Forget Red and Blue Pills, Would You Take the Brown Pill?

This medical advance could save lives but comes with a stomach-churning premise.

People
3 min
Engrid Barnett
Engrid Barnett
Forget Red and Blue Pills, Would You Take the Brown Pill?
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People

Weird, experimental treatments populate the annals of medical history. Some were painful and others downright bizarre. Once upon a time, ketchup was a medicine . And in 19th-century Louisiana, doctors prescribed cockroach tea (yes, it’s as bad as it sounds!) to cure tetanus. Step back in time a few more centuries to the Middle Ages, and Europeans drank alleged curatives made from distilled human skulls .

Over the millennia, creative physicians have clearly thought outside the box, and we’d wager even a “spoonful of sugar” wouldn’t help some of their medicinal results go down. But if you assume that unappetizing cures are a thing of the past, think again. Believe It Or Not!, the Food and Drug Administration (FDA) recently approved the first-ever pill made from human feces, Vowt.

The poop pill might give some patients pause, but it’s more convenient and comfortable than the alternative, an enema. Keep reading about this innovative new take on “fecal microbiota transplants” and how it could save lives.

A Nasty Cure for an Insidious Infection

Consuming another person’s poop, even in pill form, is pretty hard to stomach. But, treatment options can be few and far between for patients fighting Clostridioides difficile (or C. diff for short). And they aren’t especially pleasant. You see, C. diff is a bacteria that can wreak havoc on the digestive system.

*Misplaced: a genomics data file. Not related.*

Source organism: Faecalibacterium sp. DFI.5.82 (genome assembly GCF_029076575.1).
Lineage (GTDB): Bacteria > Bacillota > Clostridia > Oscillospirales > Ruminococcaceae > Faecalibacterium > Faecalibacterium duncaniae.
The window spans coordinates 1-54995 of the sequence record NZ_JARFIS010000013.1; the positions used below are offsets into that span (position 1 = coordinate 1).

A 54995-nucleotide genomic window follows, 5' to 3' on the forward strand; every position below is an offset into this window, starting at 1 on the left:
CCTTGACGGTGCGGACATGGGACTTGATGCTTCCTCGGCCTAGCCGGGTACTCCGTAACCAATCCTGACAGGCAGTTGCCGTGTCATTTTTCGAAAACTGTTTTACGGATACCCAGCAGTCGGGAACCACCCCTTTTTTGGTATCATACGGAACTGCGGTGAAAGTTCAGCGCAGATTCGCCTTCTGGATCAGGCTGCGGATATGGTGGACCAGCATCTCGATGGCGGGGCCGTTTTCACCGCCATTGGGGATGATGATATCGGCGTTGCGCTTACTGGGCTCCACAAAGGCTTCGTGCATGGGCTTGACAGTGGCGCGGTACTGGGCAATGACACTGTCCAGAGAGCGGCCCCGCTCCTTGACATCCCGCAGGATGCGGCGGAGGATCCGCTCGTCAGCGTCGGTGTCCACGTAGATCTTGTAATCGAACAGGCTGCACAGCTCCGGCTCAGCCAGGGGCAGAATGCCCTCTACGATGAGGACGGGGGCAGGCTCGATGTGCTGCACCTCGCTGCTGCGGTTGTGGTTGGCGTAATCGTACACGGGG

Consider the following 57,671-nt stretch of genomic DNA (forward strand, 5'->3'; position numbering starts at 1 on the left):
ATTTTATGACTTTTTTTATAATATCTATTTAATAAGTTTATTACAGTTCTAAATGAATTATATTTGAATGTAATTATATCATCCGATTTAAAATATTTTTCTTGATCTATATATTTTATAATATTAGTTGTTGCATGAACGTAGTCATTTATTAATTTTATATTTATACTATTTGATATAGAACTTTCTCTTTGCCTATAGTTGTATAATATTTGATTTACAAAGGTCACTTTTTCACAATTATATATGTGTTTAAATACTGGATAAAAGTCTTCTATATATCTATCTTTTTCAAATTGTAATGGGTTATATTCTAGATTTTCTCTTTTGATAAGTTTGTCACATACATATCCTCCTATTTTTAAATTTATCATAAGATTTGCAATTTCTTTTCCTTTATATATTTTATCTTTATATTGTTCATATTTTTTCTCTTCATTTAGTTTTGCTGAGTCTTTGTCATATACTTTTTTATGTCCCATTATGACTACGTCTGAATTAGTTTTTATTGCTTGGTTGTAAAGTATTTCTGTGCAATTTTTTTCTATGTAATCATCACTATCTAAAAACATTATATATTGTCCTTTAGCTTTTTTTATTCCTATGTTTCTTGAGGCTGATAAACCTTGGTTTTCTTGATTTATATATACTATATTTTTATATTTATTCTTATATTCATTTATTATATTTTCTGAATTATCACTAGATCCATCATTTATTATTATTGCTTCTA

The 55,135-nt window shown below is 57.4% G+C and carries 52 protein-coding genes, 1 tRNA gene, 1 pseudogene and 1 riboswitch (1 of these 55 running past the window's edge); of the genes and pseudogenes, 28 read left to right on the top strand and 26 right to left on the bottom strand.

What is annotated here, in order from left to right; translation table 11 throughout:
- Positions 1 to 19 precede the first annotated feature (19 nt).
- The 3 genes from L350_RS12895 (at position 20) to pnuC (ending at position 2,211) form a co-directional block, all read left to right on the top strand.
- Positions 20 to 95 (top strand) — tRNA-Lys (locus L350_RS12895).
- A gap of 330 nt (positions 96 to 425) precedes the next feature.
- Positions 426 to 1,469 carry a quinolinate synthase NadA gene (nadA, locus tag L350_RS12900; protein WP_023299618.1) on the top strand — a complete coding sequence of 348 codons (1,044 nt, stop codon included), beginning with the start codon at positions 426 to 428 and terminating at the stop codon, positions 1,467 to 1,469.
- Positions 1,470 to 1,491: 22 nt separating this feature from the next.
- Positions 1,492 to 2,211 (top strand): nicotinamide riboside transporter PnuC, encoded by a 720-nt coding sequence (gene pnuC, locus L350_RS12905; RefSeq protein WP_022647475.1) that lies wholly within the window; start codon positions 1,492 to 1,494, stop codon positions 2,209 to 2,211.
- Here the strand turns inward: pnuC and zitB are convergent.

These bacteria often proliferate out of control in the intestines of patients who’ve taken antibiotics, throwing their healthy gut microbe ratios out of whack. Too much C. diff in the intestines leads to abdominal pain, diarrhea, fever, and inflammation of the colon or colitis. But the damage doesn’t always stop there.

A medical illustration of Clostridioides difficile bacteria
A medical illustration of Clostridioides difficile bacteria. Credit: Jennifer Oosthuizen Via Wikimedia Commons.

It can lead to organ failure and even death. What’s the official fatality tally on this insidious bacterium? Anywhere from 15,000 to 30,000 deaths annually. Moreover, one in every six patients struggling with C. diff will see a resurgence of the nasty organism within the first two months of recovery.

The result is a vicious cycle that can destroy a patient’s health and even take their life. What makes treating it so problematic? Traditionally, doctors prescribed more antibiotics, which damaged even more of a patient’s human gut bacteria. This, in turn, made more room for C. diff to go wild.

Poop Pills for Patients Show Potential

Doctors grasped at straws for alternative means of healing their patients’ digestive systems. Some pioneering physicians soon began experimenting with “fecal microbiota transplants.” By injecting fecal matter from healthy individuals into the colons of individuals infected with C. diff , they hoped to establish a healthier gut balance.

Until recently, such treatments proved experimental and expensive because insurance didn’t cover them. Ask patients, and they might add inconvenient, uncomfortable, and invasive to the list of cons, too. That’s where Vowst comes into play. For patients who can get their heads past placing a human poop pill in their mouth and swallowing it, the results can be impressive.

As the FDA’s Dr. Peter Marks explains, “The availability of a fecal microbiota product that can be taken orally is a significant step forward in advancing patient care and accessibility for individuals who have experienced this disease that can be potentially life-threatening.” Who would’ve thought a poop pill could prove so life-changing!

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